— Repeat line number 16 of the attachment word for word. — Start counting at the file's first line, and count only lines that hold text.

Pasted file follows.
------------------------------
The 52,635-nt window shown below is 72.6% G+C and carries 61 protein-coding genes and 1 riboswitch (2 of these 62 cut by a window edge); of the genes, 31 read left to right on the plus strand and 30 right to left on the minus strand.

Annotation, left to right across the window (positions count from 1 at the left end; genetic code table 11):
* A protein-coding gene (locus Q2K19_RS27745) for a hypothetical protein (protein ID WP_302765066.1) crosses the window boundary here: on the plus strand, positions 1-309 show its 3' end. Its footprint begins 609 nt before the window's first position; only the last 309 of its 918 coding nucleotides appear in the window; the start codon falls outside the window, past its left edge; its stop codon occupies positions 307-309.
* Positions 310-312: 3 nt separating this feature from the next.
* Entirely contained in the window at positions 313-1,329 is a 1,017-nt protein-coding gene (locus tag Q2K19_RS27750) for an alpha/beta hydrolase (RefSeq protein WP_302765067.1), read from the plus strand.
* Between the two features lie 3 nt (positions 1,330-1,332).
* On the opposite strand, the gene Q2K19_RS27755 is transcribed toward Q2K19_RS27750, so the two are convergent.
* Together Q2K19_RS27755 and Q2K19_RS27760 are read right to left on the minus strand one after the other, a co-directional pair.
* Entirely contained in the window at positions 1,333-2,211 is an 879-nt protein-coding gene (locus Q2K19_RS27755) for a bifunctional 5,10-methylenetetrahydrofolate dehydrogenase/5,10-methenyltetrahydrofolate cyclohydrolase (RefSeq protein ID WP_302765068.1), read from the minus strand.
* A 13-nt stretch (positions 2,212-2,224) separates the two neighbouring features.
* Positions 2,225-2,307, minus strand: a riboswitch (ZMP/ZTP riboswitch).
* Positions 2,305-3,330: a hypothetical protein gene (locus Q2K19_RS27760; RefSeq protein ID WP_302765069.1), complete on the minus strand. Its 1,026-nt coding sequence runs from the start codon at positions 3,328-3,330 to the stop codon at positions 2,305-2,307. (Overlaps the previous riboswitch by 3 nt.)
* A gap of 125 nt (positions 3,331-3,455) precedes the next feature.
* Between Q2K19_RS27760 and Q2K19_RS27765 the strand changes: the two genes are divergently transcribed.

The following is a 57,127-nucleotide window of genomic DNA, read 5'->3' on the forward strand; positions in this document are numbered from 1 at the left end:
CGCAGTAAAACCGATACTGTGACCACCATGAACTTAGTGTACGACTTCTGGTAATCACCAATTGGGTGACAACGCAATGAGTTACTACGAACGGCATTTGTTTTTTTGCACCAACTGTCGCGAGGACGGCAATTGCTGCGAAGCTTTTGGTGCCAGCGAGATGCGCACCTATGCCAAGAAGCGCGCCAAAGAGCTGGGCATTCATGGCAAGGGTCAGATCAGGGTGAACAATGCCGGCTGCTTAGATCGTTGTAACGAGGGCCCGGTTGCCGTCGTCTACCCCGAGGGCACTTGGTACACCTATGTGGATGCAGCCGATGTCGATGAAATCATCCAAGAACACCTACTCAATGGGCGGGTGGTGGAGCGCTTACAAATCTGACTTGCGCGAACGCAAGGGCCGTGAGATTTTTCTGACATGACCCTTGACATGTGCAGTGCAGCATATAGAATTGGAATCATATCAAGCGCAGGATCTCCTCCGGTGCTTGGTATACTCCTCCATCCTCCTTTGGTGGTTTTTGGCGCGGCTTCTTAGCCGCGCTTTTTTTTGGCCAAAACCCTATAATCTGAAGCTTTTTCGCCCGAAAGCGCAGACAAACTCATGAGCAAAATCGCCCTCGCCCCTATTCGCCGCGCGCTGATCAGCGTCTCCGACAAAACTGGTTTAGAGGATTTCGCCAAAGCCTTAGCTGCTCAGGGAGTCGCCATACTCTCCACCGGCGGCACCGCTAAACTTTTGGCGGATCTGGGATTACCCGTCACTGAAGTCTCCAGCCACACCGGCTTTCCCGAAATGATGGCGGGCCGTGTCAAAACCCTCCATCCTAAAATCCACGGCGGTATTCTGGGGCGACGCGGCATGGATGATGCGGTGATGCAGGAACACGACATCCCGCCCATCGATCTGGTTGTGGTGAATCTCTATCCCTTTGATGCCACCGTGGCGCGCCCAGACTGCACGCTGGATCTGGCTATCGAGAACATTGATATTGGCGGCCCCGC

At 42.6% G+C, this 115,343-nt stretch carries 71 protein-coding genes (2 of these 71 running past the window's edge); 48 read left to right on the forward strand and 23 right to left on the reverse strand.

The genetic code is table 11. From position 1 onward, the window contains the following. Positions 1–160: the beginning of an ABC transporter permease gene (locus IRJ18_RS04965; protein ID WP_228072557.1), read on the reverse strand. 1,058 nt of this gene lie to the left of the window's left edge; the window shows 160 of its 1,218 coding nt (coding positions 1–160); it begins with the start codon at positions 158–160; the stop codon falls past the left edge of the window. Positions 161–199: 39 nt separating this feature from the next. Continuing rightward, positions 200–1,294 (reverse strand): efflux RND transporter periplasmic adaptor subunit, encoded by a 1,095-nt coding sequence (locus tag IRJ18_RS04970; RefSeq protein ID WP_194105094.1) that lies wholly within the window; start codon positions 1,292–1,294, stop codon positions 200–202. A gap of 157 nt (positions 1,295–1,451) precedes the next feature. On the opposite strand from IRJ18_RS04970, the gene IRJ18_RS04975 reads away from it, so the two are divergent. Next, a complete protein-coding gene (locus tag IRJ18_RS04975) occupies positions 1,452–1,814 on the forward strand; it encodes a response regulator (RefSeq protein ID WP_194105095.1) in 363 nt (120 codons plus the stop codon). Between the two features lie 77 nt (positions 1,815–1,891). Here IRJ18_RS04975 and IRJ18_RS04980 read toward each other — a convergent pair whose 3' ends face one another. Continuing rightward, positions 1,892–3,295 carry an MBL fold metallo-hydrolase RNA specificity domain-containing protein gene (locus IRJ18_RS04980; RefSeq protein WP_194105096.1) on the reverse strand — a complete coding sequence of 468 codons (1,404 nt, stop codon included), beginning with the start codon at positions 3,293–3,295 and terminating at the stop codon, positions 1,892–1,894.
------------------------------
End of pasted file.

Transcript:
CGCAGTAAAACCGATACTGTGACCACCATGAACTTAGTGTACGACTTCTGGTAATCACCAATTGGGTGACAACGCAATGAGTTACTACGAACGGCATTTGTTTTTTTGCACCAACTGTCGCGAGGACGGCAATTGCTGCGAAGCTTTTGGTGCCAGCGAGATGCGCACCTATGCCAAGAAGCGCGCCAAAGAGCTGGGCATTCATGGCAAGGGTCAGATCAGGGTGAACAATGCCGGCTGCTTAGATCGTTGTAACGAGGGCCCGGTTGCCGTCGTCTACCCCGAGGGCACTTGGTACACCTATGTGGATGCAGCCGATGTCGATGAAATCATCCAAGAACACCTACTCAATGGGCGGGTGGTGGAGCGCTTACAAATCTGACTTGCGCGAACGCAAGGGCCGTGAGATTTTTCTGACATGACCCTTGACATGTGCAGTGCAGCATATAGAATTGGAATCATATCAAGCGCAGGATCTCCTCCGGTGCTTGGTATACTCCTCCATCCTCCTTTGGTGGTTTTTGGCGCGGCTTCTTAGCCGCGCTTTTTTTTGGCCAAAACCCTATAATCTGAAGCTTTTTCGCCCGAAAGCGCAGACAAACTCATGAGCAAAATCGCCCTCGCCCCTATTCGCCGCGCGCTGATCAGCGTCTCCGACAAAACTGGTTTAGAGGATTTCGCCAAAGCCTTAGCTGCTCAGGGAGTCGCCATACTCTCCACCGGCGGCACCGCTAAACTTTTGGCGGATCTGGGATTACCCGTCACTGAAGTCTCCAGCCACACCGGCTTTCCCGAAATGATGGCGGGCCGTGTCAAAACCCTCCATCCTAAAATCCACGGCGGTATTCTGGGGCGACGCGGCATGGATGATGCGGTGATGCAGGAACACGACATCCCGCCCATCGATCTGGTTGTGGTGAATCTCTATCCCTTTGATGCCACCGTGGCGCGCCCAGACTGCACGCTGGATCTGGCTATCGAGAACATTGATATTGGCGGCCCCGC